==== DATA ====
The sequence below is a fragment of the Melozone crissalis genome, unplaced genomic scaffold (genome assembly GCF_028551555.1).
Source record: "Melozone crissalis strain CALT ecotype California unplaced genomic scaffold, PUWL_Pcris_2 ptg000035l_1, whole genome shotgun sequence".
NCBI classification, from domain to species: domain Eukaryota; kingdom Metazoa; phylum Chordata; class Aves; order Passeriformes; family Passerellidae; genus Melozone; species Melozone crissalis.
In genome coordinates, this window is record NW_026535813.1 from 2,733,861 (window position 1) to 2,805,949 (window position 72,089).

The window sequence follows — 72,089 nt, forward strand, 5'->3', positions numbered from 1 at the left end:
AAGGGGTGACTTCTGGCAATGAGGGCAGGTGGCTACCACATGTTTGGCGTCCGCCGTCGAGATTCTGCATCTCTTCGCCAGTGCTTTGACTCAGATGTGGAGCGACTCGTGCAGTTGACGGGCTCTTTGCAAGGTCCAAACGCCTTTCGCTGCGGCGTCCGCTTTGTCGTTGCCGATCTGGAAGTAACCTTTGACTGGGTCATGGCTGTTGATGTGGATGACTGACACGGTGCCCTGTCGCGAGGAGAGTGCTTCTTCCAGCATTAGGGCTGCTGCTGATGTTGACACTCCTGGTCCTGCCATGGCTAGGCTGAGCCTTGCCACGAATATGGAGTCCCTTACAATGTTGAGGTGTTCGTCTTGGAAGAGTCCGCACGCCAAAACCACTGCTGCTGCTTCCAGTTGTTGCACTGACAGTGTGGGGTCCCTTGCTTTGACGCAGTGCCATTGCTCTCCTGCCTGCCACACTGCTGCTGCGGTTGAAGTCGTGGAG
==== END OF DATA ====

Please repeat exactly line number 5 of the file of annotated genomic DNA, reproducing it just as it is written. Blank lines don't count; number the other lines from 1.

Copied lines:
The window sequence follows — 72,089 nt, forward strand, 5'->3', positions numbered from 1 at the left end: